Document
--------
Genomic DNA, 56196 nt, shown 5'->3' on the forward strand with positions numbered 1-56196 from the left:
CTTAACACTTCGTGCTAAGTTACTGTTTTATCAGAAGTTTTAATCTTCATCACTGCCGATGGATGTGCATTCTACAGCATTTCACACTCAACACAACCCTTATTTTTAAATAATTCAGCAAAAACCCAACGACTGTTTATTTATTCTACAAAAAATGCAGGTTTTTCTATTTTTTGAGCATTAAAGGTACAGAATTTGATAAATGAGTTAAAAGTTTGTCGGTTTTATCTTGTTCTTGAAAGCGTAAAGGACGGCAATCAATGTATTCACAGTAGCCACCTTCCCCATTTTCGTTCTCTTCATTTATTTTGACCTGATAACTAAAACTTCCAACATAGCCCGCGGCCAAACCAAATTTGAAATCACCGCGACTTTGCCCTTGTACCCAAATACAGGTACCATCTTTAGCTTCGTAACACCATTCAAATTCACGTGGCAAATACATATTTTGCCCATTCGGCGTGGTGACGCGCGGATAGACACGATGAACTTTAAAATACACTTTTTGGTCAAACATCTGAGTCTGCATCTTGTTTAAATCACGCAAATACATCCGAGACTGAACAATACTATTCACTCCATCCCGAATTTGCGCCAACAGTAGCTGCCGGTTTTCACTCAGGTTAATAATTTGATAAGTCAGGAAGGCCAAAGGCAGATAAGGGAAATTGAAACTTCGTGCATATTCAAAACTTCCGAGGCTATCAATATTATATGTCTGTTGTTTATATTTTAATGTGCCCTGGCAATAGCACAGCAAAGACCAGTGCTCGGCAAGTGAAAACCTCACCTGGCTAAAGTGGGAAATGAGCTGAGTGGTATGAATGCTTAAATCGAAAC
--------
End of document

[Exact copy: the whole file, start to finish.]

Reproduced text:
Genomic DNA, 56196 nt, shown 5'->3' on the forward strand with positions numbered 1-56196 from the left:
CTTAACACTTCGTGCTAAGTTACTGTTTTATCAGAAGTTTTAATCTTCATCACTGCCGATGGATGTGCATTCTACAGCATTTCACACTCAACACAACCCTTATTTTTAAATAATTCAGCAAAAACCCAACGACTGTTTATTTATTCTACAAAAAATGCAGGTTTTTCTATTTTTTGAGCATTAAAGGTACAGAATTTGATAAATGAGTTAAAAGTTTGTCGGTTTTATCTTGTTCTTGAAAGCGTAAAGGACGGCAATCAATGTATTCACAGTAGCCACCTTCCCCATTTTCGTTCTCTTCATTTATTTTGACCTGATAACTAAAACTTCCAACATAGCCCGCGGCCAAACCAAATTTGAAATCACCGCGACTTTGCCCTTGTACCCAAATACAGGTACCATCTTTAGCTTCGTAACACCATTCAAATTCACGTGGCAAATACATATTTTGCCCATTCGGCGTGGTGACGCGCGGATAGACACGATGAACTTTAAAATACACTTTTTGGTCAAACATCTGAGTCTGCATCTTGTTTAAATCACGCAAATACATCCGAGACTGAACAATACTATTCACTCCATCCCGAATTTGCGCCAACAGTAGCTGCCGGTTTTCACTCAGGTTAATAATTTGATAAGTCAGGAAGGCCAAAGGCAGATAAGGGAAATTGAAACTTCGTGCATATTCAAAACTTCCGAGGCTATCAATATTATATGTCTGTTGTTTATATTTTAATGTGCCCTGGCAATAGCACAGCAAAGACCAGTGCTCGGCAAGTGAAAACCTCACCTGGCTAAAGTGGGAAATGAGCTGAGTGGTATGAATGCTTAAATCGAAAC